“We also have a junior soldiers’ program, and soldiership classes for the older youth. We don’t put any pressure on the young people to become either adherents or senior soldiers. It’s up to them. It’s the same with the adults. Everyone is equal and is treated the same. We are very inclusive.”

The corps’ deputy bandmaster, Oscar, is just 14 years old, and he has been serving in this role since he was 10.


One of the biggest challenges the Belfast Citadel Corps faces is including and integrating the parents of the Chinese children, many of whom don’t speak English.

Intentionally and actively developing young people from all cultures – a corps focus area – is also challenging, given the number of children and youth and the lesser number of active adult volunteers. A shortage of people to assist in the corps is also an issue.

“As a single officer, I can’t be everywhere and, while I have a dedicated and hard-working volunteer team, we are hoping to employ a corps assistant very soon,” said Mark.

“There is potential to be open 24 hours a day if we had the manpower. This area, in the city centre, is surrounded by pubs and clubs, and is always packed. We could be open all day on a Sunday as well.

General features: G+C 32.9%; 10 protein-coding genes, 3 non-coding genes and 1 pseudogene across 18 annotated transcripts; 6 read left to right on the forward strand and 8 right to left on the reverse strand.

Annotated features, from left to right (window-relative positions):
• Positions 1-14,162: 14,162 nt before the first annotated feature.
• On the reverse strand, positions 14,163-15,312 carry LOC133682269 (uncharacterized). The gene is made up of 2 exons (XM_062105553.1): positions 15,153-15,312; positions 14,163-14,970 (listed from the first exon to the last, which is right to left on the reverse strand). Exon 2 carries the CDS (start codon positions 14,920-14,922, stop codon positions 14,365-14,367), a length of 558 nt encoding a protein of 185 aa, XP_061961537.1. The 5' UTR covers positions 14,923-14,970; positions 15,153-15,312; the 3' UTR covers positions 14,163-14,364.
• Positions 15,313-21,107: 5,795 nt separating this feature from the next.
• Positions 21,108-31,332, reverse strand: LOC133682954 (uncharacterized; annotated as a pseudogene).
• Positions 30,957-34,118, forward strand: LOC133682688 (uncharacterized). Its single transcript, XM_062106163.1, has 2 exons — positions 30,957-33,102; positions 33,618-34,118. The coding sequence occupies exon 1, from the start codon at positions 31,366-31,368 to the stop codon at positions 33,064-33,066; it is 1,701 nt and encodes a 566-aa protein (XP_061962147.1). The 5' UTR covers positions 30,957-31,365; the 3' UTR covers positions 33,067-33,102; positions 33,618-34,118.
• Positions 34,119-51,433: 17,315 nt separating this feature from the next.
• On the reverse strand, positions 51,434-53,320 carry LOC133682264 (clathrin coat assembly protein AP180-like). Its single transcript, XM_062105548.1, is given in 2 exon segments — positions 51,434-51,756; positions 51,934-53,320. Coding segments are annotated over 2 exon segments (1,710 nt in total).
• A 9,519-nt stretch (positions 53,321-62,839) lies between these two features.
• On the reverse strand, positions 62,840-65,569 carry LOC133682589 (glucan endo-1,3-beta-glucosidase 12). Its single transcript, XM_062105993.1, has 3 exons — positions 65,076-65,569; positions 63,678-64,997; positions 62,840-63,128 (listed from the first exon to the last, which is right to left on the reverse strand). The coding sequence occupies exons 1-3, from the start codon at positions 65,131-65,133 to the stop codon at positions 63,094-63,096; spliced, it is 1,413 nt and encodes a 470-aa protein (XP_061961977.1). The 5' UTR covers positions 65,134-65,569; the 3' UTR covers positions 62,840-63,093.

“Another challenge is that most of our young people, once they have turned 18, leave Northern Ireland for England to go to university. They feel there is more opportunity for them there, which does leave a hole in our corps, and the community as a whole.”

The Salvation Army is not numerically large in Northern Ireland, or the Republic of Ireland, although it is growing.

The movement is well-known, however, and very much respected, largely due to its social and community work.